What’s the coolest thing you’re about to do?
I can’t tell you. 😉 Honestly, it’s under NDA. Check back with me later in the year. Maybe I’ll be able to talk about it then.

Name three things on your List of Things to Do Before You Die.
Easy!
1.) Write my own original fiction.
2.) Hit the New York Times Bestseller List. Repeatedly.
3.) Learn to joust.
I think that’s pretty reasonable. 🙂

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Mike Lee is a novelist, scriptwriter and game designer, whose most recent credits include Nagash the Immortal, the conclusion to the epic Time of Legends trilogy, and Fallen Angels, a story of conflict and betrayal set in Black Library Publishing’s best-selling Horus Heresy series. Along with UK author Dan Abnett, Mike also wrote the five-volume Chronicles of Malus Darkblade, whose signature character has become a cult favorite among fans of Black Library’s Warhammer Fantasy fiction.

In addition to his novels, Mike’s scriptwriting credits include Splinter Cell: Conviction, the hit sequel to the popular Splinter Cell franchise, and Tom Clancy’s HAWX, a game of near-future jet combat. He has also contributed to more than two dozen pen-and-paper role-playing games and supplements, including the award-winning Vampire: The Masquerade, Adventure!, Vampire: Dark Ages and Hunter: The Reckoning, published by White Wolf Games Studio.

An avid wargamer, history buff and devoted fan of two-fisted pulp adventure, Mike lives with his wife, artist JK Lee, and their family in the United States.

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Nebula Princess

The Prez & The Princess

Juggling is a precious talent. It’s so much fun to see so many things flying in the air over your head. You feel so giddy when they’re up there, so proud of yourself that you have come so far and are able to do so much. In that moment, you’re on top of the world.

God have mercy on your soul if you ever fall behind.

What with pushing myself to the edge and trying to be everything (and almost succeeding) I needed some time to recover that didn’t include new jobs and sick children and dusty to-do lists…but I don’t get to choose that part. Instead, I write notes to myself on the iPhone while I’m half-blind on the elliptical machine in the morning and I keep everyone hydrated and full of vitamins and I wash my new apron and stay until midnight to unload the truck if that’s what needs to be done. And if I don’t get to write about this past Nebula Awards weekend until Thursday (while I’m supposed to be recording another Fairy Tale Theatre podcast), that doesn’t make what happened there any less special.

I have this saying — I don’t remember when I came up with it, or to whom I said it first, but I’ve been saying it for a few months now: Strangers are just best friends I haven’t met yet. I do, in my heart, honestly believe that each one of us is special. Optimistic and crazy, oh yes, I am fully aware. But as a princess, that’s my prerogative.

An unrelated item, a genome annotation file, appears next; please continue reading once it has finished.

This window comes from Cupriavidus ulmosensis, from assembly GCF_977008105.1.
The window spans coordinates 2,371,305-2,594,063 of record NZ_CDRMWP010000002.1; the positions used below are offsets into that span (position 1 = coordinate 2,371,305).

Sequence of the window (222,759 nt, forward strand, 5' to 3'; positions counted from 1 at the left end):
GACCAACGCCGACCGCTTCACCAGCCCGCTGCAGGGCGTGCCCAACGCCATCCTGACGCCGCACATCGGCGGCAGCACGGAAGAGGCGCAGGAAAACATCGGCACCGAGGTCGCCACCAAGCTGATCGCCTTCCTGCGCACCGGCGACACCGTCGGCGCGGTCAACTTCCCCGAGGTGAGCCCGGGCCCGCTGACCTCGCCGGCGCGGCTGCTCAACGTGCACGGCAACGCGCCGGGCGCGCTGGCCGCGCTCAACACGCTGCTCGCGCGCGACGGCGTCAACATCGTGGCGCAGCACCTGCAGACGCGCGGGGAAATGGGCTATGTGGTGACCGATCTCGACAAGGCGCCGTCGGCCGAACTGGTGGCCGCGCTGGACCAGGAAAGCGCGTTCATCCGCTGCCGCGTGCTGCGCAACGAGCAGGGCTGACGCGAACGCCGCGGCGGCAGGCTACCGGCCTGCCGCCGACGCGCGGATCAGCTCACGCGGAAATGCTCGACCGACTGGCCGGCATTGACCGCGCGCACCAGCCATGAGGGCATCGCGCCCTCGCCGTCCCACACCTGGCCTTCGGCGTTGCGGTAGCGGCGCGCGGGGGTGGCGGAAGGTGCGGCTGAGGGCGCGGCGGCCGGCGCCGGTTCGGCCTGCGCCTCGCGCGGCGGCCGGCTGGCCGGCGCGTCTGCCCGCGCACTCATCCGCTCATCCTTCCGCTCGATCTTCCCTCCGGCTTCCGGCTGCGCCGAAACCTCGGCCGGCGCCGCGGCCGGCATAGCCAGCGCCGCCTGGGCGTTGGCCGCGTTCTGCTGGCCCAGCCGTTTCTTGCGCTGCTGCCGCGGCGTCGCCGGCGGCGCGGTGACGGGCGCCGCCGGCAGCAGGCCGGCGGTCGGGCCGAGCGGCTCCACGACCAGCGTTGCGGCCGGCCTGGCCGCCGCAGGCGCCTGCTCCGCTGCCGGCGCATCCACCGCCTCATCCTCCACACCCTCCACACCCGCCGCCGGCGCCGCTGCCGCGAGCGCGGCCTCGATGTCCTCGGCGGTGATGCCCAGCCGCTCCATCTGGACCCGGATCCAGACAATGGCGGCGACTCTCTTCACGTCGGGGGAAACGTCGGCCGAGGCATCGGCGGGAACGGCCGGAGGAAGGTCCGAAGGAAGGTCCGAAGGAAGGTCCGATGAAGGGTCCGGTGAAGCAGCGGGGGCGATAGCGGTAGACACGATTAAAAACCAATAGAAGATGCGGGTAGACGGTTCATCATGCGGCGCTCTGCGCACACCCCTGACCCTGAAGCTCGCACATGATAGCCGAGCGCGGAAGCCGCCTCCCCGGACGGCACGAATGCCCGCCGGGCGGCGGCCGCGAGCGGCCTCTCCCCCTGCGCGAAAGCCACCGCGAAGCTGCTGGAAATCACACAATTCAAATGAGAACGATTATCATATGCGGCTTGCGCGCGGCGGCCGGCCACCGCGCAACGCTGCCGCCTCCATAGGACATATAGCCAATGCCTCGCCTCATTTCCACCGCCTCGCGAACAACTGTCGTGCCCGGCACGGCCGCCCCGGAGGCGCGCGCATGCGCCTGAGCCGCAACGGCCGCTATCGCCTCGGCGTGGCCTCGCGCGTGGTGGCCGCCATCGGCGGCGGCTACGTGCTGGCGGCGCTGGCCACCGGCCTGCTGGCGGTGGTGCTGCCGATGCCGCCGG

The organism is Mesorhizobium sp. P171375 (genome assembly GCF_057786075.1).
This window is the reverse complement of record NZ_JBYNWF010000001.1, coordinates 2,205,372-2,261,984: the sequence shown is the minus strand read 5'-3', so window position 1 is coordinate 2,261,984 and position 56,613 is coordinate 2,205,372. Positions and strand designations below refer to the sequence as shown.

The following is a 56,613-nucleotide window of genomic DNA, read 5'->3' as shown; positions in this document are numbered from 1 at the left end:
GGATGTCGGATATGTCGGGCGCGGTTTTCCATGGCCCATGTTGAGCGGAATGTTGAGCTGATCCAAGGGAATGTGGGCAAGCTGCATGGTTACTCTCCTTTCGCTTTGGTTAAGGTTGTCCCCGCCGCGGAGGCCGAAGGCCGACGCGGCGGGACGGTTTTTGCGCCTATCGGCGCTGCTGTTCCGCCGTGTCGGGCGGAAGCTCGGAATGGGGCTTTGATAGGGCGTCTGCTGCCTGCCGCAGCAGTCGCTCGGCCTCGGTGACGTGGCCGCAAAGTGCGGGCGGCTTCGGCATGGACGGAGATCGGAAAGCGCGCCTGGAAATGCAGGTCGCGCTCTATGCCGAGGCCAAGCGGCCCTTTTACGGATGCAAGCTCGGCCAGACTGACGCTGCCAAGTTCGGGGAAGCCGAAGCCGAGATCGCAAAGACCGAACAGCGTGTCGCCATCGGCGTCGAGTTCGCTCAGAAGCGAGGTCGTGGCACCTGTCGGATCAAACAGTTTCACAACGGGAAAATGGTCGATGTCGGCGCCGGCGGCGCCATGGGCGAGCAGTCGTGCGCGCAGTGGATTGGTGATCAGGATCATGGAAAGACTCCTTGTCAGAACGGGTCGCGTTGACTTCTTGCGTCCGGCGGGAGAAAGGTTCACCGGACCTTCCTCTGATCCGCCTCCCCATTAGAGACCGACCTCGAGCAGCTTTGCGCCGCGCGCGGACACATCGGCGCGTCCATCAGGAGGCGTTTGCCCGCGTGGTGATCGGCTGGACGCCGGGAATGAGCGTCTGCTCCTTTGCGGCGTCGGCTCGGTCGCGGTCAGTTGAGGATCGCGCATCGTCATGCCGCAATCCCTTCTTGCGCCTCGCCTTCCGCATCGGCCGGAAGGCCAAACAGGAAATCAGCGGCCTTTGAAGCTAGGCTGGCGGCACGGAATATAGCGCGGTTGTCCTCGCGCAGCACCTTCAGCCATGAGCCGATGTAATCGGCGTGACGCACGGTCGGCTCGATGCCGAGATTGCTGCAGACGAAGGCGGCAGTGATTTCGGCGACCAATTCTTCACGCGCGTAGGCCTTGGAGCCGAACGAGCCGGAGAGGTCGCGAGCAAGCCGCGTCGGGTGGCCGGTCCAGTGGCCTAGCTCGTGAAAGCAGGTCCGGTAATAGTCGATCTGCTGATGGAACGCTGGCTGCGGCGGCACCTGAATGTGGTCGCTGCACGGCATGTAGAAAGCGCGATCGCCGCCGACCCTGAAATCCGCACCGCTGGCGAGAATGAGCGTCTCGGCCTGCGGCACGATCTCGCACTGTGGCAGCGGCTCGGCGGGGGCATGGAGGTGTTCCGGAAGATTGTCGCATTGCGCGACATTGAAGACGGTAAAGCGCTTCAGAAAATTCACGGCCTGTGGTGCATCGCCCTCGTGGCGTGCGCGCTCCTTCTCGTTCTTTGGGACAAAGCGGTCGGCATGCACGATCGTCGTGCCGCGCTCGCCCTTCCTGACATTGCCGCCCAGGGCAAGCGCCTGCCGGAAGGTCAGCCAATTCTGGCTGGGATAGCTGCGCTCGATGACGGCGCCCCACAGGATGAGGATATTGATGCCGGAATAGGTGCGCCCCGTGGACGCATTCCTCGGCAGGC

It’s so easy to turn away from the stranger on the train, so easy to scream at the idiot driver in the car that just cut you off. We know fully well that inside each sack of flesh we encounter is a living, breathing soul full of life and love and complex beauty…and yet we do it anyway. It’s so much easier ignoring all that. It’s so much easier not to know. It’s so much easier managing a small group of friends. It’s so much easier to juggle fewer flaming batons. It’s so much more forgiving for someone with a lengthy, never-ending to-do list.

But I made a choice when Andre Norton died. When I got home Sunday night, I pulled Beauty & Dynamite off the shelf and read that essay again in the twilight to remind myself of the exact words.  I love having friends. I want as many as my heart can hold. I want them all. Even if it means that eventually and painfully I’ll have to lose every single one. The minutes and hours and years on the roller coaster of happiness and sadness with them are worth every second of gray numbness.’Cause when I get to heaven, I want there to be a heck of a lot more than five people waiting.

Friends are worth all the additional balls you have to juggle, and every bullet point on a never-ending to-do list.

Nebula nominee Barry Deutsch appropriately summed up the Nebula Weekend by saying that the convention was a very small group of people with a much higher ratio of really cool folks to the socially awkward off-putting variety. With that in mind, I took the opportunity to step way out of my box and introduce myself to people I didn’t know. I roomed the first night with a friend and a stranger. I threw myself into the one workshop I signed up for and the two that I audited. I sat down next to people I didn’t know and chatted with them until we stood up as friends. I was sure to gush compliments when compliments were due and asked to lend a hand if one was needed. I stayed up until way past my bedtime and I was babbling and incoherent. I took pictures whenever I remembered that I had a camera. And I wore the tiara, because Mary Rodgers reminded me that I wouldn’t be the same without it. She was right.

I would list all the new and wonderful friends I met this weekend, but I won’t — first, out of fear of forgetting someone, and second, because I need to email them all or add them on Twitter or tag them on Facebook, and I’ve spent far too much time on this blog post already. Suffice it to say that I have no idea why Kate Baker and I hadn’t met before, but I’m awfully glad we finally did. Michael Whelan is a fabulously nice guy, and far more approachable than I ever imagined. MK Hobson can seriously rock a dress, and Rachel Swirsky’s gorgeous jewelry brings out my dragonlike tendencies. Amal El-Mohtar can bring the shiny with me any day. Walter Cuirle needs to host his own radio show. Mike Zipser asks great questions. Bud Sparhawk tells great stories. Myke Cole is very good for my ego. Emily Whitten is a godsend from Geek Heaven. John Grace has great taste in comics, Eric Fullilove has great taste in t-shirts, and Shannon Rampe and Trodayne Northern have  impeccable taste in hats. Janice Shoults is a woman after my own heart. Kathy Morrow has great patience. Peggy Rae Sapienza and Bill Lawhorn can do anything, I am sure of it.